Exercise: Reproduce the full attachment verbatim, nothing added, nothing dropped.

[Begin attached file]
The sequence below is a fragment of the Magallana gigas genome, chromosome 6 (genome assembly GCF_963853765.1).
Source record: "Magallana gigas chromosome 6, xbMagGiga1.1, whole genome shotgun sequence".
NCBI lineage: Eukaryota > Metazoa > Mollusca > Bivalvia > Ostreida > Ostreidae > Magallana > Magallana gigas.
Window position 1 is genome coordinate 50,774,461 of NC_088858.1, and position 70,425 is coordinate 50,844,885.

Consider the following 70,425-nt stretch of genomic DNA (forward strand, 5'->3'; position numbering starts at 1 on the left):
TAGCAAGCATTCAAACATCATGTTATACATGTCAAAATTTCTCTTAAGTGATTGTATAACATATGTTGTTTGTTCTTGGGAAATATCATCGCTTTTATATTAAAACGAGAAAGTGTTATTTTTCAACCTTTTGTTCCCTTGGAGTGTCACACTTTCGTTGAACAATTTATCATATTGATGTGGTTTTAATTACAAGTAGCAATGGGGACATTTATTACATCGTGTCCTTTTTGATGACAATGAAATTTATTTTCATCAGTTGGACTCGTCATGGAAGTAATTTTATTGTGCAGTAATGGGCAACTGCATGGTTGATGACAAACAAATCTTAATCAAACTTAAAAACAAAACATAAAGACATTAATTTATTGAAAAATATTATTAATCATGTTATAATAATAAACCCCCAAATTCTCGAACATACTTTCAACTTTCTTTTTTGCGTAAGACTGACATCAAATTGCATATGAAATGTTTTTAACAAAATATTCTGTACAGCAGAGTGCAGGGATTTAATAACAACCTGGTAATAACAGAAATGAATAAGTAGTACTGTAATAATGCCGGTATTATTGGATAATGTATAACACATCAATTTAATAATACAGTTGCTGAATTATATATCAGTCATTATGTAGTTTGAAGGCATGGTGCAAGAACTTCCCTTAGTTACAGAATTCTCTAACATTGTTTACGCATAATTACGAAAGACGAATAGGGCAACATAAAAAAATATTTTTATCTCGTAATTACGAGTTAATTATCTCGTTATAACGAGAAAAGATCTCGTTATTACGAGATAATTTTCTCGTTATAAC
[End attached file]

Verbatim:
The sequence below is a fragment of the Magallana gigas genome, chromosome 6 (genome assembly GCF_963853765.1).
Source record: "Magallana gigas chromosome 6, xbMagGiga1.1, whole genome shotgun sequence".
NCBI lineage: Eukaryota > Metazoa > Mollusca > Bivalvia > Ostreida > Ostreidae > Magallana > Magallana gigas.
Window position 1 is genome coordinate 50,774,461 of NC_088858.1, and position 70,425 is coordinate 50,844,885.

Consider the following 70,425-nt stretch of genomic DNA (forward strand, 5'->3'; position numbering starts at 1 on the left):
TAGCAAGCATTCAAACATCATGTTATACATGTCAAAATTTCTCTTAAGTGATTGTATAACATATGTTGTTTGTTCTTGGGAAATATCATCGCTTTTATATTAAAACGAGAAAGTGTTATTTTTCAACCTTTTGTTCCCTTGGAGTGTCACACTTTCGTTGAACAATTTATCATATTGATGTGGTTTTAATTACAAGTAGCAATGGGGACATTTATTACATCGTGTCCTTTTTGATGACAATGAAATTTATTTTCATCAGTTGGACTCGTCATGGAAGTAATTTTATTGTGCAGTAATGGGCAACTGCATGGTTGATGACAAACAAATCTTAATCAAACTTAAAAACAAAACATAAAGACATTAATTTATTGAAAAATATTATTAATCATGTTATAATAATAAACCCCCAAATTCTCGAACATACTTTCAACTTTCTTTTTTGCGTAAGACTGACATCAAATTGCATATGAAATGTTTTTAACAAAATATTCTGTACAGCAGAGTGCAGGGATTTAATAACAACCTGGTAATAACAGAAATGAATAAGTAGTACTGTAATAATGCCGGTATTATTGGATAATGTATAACACATCAATTTAATAATACAGTTGCTGAATTATATATCAGTCATTATGTAGTTTGAAGGCATGGTGCAAGAACTTCCCTTAGTTACAGAATTCTCTAACATTGTTTACGCATAATTACGAAAGACGAATAGGGCAACATAAAAAAATATTTTTATCTCGTAATTACGAGTTAATTATCTCGTTATAACGAGAAAAGATCTCGTTATTACGAGATAATTTTCTCGTTATAAC